Plans for ‘nationally significant’ solar farm to be submitted to Neath Port Talbot Council

By Lewis Smith

PROPOSALS for a ‘nationally significant’ solar farm with the potential to power more than 7,000 homes are being prepared for submission in Neath Port Talbot this month, for land based in the ward of Margam and Taibach.

The site, which would be known as Eirlys Solar Farm, is being brought forward by Welsh-based energy developers Octo Partners, and energy giants EDF Renewables UK.

The project would see ground mounted solar panels, based on 99.5 hectares of land to the south of Moel Ton-mawr and west of Mynydd Margam, as part of the Welsh Government’s commitment to generating 70% of Wales’ electricity from renewable sources by 2030.

If given the green light by Welsh Ministers this solar farm development would provide a minimum of 29 MW capacity, along with a battery energy storage station and sub-station, placed on land close to the border with Bridgend County Borough.

Plans say the area near Port Talbot has been carefully chosen for its potential to deliver electricity to the grid through ground-mounted solar panels, adding, “The site layout has been designed in order to minimise any adverse impact on the surrounding area.”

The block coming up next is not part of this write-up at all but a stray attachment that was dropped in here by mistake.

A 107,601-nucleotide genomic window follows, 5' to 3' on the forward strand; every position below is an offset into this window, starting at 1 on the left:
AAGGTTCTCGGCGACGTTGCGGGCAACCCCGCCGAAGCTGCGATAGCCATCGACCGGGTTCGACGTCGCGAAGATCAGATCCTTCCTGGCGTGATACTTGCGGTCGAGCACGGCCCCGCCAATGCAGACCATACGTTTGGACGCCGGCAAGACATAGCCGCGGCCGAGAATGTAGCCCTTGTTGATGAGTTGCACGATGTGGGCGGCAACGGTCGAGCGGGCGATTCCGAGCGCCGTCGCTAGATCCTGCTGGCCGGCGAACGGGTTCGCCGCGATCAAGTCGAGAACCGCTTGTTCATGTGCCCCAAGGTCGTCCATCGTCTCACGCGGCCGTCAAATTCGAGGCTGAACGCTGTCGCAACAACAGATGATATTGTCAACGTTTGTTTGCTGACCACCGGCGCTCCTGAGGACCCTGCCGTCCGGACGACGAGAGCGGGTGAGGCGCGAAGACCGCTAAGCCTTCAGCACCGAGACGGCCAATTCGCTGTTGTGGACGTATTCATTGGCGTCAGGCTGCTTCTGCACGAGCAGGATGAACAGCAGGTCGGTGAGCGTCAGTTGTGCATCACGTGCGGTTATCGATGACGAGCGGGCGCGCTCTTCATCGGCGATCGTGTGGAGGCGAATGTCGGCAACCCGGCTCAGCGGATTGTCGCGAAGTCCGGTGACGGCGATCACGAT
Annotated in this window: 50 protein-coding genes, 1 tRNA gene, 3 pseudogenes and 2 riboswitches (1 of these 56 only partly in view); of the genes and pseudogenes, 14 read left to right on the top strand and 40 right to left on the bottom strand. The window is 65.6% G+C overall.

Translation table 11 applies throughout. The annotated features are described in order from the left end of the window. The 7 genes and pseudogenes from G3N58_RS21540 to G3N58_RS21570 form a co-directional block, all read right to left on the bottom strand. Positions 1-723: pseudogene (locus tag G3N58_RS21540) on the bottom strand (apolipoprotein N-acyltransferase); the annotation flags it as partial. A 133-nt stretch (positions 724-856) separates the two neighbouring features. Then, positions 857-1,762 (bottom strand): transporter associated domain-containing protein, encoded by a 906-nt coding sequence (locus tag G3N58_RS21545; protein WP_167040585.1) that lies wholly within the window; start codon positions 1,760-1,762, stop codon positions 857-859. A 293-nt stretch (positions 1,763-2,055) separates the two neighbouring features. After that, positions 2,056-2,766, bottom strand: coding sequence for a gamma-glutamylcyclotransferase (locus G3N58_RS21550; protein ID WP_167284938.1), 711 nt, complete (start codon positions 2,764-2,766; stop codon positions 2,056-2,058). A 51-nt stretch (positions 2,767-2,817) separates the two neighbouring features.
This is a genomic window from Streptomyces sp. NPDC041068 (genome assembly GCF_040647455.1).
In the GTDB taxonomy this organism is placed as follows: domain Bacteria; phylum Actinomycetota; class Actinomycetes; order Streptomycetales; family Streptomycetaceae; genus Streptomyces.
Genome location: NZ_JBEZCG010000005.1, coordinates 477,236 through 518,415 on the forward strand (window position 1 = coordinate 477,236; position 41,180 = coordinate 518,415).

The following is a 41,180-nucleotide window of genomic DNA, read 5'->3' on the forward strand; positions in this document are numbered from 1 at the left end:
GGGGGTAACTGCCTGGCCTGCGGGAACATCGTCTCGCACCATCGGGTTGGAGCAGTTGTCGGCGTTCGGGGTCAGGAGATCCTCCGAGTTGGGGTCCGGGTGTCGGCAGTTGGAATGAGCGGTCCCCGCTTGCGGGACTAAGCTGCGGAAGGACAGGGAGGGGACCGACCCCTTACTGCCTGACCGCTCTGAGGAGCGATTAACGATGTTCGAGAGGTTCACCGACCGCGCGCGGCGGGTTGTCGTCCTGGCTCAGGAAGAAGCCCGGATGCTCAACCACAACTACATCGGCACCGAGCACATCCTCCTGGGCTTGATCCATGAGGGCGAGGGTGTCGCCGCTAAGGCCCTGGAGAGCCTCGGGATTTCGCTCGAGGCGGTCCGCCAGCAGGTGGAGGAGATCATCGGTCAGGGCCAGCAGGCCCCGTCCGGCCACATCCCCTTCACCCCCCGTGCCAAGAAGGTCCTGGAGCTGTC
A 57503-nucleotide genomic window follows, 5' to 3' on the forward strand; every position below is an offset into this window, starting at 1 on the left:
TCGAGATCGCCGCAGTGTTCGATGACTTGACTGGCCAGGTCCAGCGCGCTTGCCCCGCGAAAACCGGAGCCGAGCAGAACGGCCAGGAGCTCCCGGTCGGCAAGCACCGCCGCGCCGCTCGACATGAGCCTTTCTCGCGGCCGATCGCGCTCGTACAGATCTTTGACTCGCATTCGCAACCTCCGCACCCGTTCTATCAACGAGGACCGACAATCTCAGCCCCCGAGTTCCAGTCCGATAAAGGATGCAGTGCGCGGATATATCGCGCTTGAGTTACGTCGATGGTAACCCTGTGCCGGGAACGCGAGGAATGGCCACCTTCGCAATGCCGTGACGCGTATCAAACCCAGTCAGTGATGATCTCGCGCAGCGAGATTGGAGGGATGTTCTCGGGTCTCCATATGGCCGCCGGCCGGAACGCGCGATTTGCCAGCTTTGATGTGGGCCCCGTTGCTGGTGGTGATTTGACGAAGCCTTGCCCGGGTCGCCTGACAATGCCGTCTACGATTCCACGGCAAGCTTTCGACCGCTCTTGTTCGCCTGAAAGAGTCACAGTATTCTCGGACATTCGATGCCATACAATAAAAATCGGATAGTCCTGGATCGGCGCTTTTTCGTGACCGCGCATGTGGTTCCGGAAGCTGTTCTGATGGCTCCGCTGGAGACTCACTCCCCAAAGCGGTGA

The plans will now go through a specific type of planning process for nationally important infrastructure projects known as Developments of National Significance or DNS, first engaging with the local planning authority and affected communities.

Once this first stage is completed the DNS planning application would then go forward to the Welsh Government’s Planning and Environment Decisions Wales known as PEDW, for a decision by ministers.

Rob Jones, who is Labour leader for Neath Port Talbot and a member for Margam and Taibach, said: “I think this is a very exciting proposal for renewable energy in our area which will have a number of benefits for locals.

“It seems there will also be no visual impact on the natural beauty of the area because of where it will be located, and after having one consultation already residents seem cautiously optimistic.”

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